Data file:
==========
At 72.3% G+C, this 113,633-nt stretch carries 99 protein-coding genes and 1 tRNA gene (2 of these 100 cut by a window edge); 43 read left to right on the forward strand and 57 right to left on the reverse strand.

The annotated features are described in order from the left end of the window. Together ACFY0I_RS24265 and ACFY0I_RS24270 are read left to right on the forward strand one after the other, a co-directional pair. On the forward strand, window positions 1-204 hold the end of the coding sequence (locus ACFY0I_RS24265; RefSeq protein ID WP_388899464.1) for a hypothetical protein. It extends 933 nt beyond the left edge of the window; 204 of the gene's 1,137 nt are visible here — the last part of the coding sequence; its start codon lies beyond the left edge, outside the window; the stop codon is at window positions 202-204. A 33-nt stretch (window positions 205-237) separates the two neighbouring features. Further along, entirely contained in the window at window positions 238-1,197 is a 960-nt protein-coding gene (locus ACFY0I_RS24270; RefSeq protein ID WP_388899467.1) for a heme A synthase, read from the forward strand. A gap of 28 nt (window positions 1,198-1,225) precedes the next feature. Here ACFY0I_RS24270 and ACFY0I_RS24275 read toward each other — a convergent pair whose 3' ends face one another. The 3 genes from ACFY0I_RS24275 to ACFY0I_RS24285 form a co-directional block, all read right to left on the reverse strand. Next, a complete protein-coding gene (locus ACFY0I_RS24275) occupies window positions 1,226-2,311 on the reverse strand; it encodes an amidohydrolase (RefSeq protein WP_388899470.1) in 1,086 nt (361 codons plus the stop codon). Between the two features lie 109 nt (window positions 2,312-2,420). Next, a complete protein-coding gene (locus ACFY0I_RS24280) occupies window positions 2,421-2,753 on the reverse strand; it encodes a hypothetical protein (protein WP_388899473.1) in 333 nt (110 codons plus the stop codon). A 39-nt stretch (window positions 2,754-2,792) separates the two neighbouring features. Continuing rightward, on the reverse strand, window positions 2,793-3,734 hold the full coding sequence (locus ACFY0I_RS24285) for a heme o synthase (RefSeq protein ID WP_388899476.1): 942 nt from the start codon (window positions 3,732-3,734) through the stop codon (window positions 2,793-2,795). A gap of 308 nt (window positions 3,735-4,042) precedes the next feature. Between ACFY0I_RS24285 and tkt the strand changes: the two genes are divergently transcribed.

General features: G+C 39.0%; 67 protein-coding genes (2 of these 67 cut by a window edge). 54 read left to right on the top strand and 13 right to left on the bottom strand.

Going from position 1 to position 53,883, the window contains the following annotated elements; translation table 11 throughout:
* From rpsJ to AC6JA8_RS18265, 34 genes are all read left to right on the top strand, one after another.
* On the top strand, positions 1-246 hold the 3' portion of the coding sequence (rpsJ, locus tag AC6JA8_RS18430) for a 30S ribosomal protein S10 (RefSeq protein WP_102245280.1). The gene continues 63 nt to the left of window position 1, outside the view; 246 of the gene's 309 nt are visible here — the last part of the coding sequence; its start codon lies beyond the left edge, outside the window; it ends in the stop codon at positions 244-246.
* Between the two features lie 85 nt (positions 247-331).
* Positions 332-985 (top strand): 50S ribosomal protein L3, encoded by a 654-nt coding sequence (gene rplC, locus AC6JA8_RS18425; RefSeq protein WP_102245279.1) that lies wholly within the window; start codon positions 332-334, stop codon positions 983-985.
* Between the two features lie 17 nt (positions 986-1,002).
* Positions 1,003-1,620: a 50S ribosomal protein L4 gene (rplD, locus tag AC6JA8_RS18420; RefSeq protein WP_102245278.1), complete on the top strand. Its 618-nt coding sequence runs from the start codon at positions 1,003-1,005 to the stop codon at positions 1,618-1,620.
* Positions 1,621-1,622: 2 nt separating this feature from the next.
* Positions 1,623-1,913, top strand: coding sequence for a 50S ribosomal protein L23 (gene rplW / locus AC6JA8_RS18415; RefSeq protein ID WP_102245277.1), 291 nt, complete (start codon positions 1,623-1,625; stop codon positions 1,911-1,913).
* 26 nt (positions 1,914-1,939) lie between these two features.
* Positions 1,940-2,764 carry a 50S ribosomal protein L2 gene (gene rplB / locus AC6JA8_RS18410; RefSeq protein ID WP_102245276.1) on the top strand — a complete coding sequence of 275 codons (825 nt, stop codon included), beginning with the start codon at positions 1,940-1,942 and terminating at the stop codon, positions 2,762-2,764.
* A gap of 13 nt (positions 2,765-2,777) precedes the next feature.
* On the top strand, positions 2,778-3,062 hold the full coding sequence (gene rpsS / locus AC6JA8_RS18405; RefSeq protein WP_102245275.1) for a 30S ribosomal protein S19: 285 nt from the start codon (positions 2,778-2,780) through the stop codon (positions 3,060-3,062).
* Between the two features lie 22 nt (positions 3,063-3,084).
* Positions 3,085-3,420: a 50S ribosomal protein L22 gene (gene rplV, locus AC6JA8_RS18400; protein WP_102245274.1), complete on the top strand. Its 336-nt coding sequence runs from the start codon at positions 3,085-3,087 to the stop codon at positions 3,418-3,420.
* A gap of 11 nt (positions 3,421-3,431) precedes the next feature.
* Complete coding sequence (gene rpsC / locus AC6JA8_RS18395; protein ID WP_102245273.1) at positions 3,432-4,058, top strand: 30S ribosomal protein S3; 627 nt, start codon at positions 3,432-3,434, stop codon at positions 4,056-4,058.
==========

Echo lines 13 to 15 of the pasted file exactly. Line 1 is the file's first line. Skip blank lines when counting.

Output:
* 26 nt (positions 1,914-1,939) lie between these two features.
* Positions 1,940-2,764 carry a 50S ribosomal protein L2 gene (gene rplB / locus AC6JA8_RS18410; RefSeq protein ID WP_102245276.1) on the top strand — a complete coding sequence of 275 codons (825 nt, stop codon included), beginning with the start codon at positions 1,940-1,942 and terminating at the stop codon, positions 2,762-2,764.
* A gap of 13 nt (positions 2,765-2,777) precedes the next feature.